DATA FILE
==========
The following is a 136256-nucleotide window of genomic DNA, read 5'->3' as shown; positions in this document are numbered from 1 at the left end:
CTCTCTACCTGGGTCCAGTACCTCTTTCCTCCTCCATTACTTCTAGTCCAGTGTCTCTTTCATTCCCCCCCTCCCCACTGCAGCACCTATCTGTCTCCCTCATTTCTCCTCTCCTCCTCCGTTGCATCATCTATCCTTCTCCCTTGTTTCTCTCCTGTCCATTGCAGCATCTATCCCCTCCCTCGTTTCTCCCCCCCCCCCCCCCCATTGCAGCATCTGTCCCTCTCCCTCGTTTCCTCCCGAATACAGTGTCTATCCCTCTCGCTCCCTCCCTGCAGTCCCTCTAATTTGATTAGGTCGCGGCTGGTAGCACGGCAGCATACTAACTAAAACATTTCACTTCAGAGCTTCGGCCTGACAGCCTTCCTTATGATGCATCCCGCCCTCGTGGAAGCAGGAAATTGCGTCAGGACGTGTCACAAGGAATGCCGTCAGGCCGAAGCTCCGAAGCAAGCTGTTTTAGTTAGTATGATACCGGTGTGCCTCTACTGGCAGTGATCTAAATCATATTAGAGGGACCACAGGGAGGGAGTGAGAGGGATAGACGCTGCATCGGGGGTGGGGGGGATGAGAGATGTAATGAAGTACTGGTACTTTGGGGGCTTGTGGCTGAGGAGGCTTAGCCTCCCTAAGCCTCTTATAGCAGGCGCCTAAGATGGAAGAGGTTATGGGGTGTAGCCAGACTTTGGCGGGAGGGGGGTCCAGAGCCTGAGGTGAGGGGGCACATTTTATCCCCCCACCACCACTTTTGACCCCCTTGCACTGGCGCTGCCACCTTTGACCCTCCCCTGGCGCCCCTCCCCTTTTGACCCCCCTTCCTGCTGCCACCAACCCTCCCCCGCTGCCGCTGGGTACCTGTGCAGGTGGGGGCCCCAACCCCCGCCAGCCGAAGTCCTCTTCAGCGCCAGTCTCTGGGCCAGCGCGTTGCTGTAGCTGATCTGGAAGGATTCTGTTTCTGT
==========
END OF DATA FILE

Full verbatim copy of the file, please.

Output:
The following is a 136256-nucleotide window of genomic DNA, read 5'->3' as shown; positions in this document are numbered from 1 at the left end:
CTCTCTACCTGGGTCCAGTACCTCTTTCCTCCTCCATTACTTCTAGTCCAGTGTCTCTTTCATTCCCCCCCTCCCCACTGCAGCACCTATCTGTCTCCCTCATTTCTCCTCTCCTCCTCCGTTGCATCATCTATCCTTCTCCCTTGTTTCTCTCCTGTCCATTGCAGCATCTATCCCCTCCCTCGTTTCTCCCCCCCCCCCCCCCCATTGCAGCATCTGTCCCTCTCCCTCGTTTCCTCCCGAATACAGTGTCTATCCCTCTCGCTCCCTCCCTGCAGTCCCTCTAATTTGATTAGGTCGCGGCTGGTAGCACGGCAGCATACTAACTAAAACATTTCACTTCAGAGCTTCGGCCTGACAGCCTTCCTTATGATGCATCCCGCCCTCGTGGAAGCAGGAAATTGCGTCAGGACGTGTCACAAGGAATGCCGTCAGGCCGAAGCTCCGAAGCAAGCTGTTTTAGTTAGTATGATACCGGTGTGCCTCTACTGGCAGTGATCTAAATCATATTAGAGGGACCACAGGGAGGGAGTGAGAGGGATAGACGCTGCATCGGGGGTGGGGGGGATGAGAGATGTAATGAAGTACTGGTACTTTGGGGGCTTGTGGCTGAGGAGGCTTAGCCTCCCTAAGCCTCTTATAGCAGGCGCCTAAGATGGAAGAGGTTATGGGGTGTAGCCAGACTTTGGCGGGAGGGGGGTCCAGAGCCTGAGGTGAGGGGGCACATTTTATCCCCCCACCACCACTTTTGACCCCCTTGCACTGGCGCTGCCACCTTTGACCCTCCCCTGGCGCCCCTCCCCTTTTGACCCCCCTTCCTGCTGCCACCAACCCTCCCCCGCTGCCGCTGGGTACCTGTGCAGGTGGGGGCCCCAACCCCCGCCAGCCGAAGTCCTCTTCAGCGCCAGTCTCTGGGCCAGCGCGTTGCTGTAGCTGATCTGGAAGGATTCTGTTTCTGT